Q: Hi Richard, Thanks, as always, for your welcome tips and advice about learning Japanese, which I find very useful. Based on your expertise and experience of successfully mastering Japanese, I wonder if you can answer the following query. What do you really think of the James Heisig method of learning to read and write all the 2200 Joyo Kanji? Heisig claims that by following his unique method, a foreign (English speaking) learner of Japanese should be able to remember and use all the Kanji in a matter of months! I’ve almost bought his book a few times on recent trips to bookstores, but I am still highly sceptical of Heisig’s method and claims. Of course your feedback and advice regarding Heisig would be gratefully received. – Steve
A: Very good question! The people I know who’ve been through Heisig rate it very highly. And yes if you put the effort in it is indeed possible to remember, read and write all of the standard kanji.
But …. and this is a pretty big but …. most of the people who’ve done it also say that even though they can read and write all the kanji they have pretty much zero idea what half of them mean!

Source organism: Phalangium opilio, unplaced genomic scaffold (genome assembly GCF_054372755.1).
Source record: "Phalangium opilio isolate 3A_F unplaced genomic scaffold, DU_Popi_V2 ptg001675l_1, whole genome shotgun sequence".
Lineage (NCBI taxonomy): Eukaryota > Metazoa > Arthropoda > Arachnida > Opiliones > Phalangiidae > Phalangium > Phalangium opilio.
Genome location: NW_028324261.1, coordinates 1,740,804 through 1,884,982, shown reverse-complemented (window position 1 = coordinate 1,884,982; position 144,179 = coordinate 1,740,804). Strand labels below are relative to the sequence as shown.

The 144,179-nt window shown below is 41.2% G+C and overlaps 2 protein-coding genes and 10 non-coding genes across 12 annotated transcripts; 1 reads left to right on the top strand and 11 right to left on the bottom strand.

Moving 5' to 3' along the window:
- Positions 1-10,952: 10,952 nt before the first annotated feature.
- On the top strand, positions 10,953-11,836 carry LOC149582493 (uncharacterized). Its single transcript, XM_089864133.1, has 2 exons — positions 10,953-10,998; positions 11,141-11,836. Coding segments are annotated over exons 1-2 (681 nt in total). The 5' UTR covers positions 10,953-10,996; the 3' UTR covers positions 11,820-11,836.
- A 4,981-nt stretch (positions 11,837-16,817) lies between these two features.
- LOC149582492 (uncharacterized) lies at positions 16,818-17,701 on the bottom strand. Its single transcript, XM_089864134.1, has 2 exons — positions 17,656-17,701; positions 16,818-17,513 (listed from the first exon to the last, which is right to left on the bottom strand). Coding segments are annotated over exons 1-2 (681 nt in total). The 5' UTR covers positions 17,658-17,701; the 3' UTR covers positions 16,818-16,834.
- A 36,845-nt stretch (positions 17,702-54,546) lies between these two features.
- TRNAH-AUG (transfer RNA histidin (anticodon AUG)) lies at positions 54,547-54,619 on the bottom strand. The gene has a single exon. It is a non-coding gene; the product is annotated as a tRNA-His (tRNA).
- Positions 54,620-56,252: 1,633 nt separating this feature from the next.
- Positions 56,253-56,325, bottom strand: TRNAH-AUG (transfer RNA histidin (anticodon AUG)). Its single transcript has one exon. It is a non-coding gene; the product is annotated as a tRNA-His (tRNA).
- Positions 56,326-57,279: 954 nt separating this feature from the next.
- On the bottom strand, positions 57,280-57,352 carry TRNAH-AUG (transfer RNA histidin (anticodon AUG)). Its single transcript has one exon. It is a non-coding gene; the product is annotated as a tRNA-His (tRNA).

So if you have the time it’s certainly not a bad system to use, but personally I’d prefer to learn kanji more through context and real words/phrases so that you actually know what they all mean at the end of the day.
Q: And do you think I am right to be spending a lot of time trying to write the Kanji with a pen and paper? Some of my friends have said I should just use a PC keyboard and smart phone to type Japanese messages.
A: If you’re really time limited then using a computer gets you fluent in reading/writing a lot quicker.
But if pen and paper works for you and you have the time, then no worries, go for it!
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